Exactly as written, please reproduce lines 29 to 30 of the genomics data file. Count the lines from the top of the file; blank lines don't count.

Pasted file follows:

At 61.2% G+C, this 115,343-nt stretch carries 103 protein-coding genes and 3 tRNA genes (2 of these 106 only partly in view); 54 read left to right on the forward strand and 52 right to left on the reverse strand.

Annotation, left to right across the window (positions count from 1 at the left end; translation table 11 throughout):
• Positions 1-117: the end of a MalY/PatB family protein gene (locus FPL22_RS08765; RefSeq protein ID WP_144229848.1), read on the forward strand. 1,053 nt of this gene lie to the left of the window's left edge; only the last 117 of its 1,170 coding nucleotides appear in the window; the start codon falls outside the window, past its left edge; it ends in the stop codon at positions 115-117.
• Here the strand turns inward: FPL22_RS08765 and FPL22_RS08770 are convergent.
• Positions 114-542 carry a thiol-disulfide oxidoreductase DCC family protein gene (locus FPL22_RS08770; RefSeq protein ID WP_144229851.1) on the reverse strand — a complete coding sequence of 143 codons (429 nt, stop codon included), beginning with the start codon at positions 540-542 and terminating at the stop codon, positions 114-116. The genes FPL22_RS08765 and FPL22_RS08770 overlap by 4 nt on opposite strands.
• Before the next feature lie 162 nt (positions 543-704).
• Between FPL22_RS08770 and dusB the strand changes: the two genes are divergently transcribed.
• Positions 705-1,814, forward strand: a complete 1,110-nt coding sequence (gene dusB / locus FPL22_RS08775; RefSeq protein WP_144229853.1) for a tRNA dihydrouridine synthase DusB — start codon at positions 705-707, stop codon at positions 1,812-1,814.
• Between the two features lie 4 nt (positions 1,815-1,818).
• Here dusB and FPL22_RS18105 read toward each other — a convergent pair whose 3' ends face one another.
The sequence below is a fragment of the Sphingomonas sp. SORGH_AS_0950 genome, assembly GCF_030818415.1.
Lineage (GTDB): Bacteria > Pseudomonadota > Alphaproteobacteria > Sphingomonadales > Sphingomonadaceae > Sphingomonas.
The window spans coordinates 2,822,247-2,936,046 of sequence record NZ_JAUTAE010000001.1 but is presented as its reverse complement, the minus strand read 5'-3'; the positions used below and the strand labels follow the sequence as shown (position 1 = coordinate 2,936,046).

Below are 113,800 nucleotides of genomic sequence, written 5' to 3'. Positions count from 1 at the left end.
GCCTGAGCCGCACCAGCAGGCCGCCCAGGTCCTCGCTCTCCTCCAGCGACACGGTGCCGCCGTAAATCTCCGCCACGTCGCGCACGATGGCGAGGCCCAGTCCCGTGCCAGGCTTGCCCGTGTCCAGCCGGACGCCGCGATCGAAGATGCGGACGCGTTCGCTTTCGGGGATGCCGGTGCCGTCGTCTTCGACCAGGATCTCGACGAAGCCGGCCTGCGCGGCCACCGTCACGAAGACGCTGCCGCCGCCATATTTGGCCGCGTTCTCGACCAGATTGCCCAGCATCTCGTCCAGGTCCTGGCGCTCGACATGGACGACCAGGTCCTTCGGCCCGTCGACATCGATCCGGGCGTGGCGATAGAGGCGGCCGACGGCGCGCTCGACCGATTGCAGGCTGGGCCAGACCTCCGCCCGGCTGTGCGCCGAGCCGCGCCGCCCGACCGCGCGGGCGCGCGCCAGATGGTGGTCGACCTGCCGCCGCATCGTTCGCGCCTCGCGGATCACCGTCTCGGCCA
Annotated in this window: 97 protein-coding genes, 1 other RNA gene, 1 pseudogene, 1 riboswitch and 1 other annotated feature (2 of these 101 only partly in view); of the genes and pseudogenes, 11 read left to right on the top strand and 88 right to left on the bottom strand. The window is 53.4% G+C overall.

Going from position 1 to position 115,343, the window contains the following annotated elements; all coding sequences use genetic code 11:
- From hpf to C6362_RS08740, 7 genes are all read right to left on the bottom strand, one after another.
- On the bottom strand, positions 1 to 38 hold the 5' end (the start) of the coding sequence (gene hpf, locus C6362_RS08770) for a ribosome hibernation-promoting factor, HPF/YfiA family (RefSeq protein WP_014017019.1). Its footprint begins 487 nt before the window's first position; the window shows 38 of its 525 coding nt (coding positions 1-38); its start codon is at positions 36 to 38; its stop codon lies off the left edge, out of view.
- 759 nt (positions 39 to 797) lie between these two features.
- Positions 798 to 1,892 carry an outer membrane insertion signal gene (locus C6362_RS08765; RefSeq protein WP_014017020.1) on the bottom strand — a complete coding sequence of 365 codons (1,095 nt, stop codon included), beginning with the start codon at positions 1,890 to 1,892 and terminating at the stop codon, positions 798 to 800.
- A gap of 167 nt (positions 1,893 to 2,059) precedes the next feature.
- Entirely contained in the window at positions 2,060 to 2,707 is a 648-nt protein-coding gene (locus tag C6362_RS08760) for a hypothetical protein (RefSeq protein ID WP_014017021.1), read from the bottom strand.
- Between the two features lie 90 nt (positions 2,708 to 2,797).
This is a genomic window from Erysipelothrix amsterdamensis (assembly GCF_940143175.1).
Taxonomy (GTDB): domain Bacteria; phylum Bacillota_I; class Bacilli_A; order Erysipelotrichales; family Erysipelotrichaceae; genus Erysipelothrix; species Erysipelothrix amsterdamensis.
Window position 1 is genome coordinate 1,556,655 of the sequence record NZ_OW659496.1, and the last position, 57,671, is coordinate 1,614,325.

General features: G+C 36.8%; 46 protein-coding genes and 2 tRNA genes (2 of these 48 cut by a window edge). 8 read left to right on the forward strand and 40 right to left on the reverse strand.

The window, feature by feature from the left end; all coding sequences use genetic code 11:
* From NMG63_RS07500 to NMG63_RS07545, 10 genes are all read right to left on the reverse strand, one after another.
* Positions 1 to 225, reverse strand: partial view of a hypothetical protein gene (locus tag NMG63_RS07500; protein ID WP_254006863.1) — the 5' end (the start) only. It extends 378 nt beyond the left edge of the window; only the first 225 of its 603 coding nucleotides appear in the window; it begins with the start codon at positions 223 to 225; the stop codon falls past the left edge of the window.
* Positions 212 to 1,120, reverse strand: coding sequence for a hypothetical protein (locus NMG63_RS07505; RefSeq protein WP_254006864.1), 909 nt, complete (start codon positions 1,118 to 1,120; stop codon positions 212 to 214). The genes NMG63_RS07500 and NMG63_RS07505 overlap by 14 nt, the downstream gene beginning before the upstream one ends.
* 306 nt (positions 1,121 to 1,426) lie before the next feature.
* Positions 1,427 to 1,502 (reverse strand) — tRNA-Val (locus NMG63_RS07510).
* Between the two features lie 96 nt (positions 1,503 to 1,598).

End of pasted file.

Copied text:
The window, feature by feature from the left end; all coding sequences use genetic code 11:
* From NMG63_RS07500 to NMG63_RS07545, 10 genes are all read right to left on the reverse strand, one after another.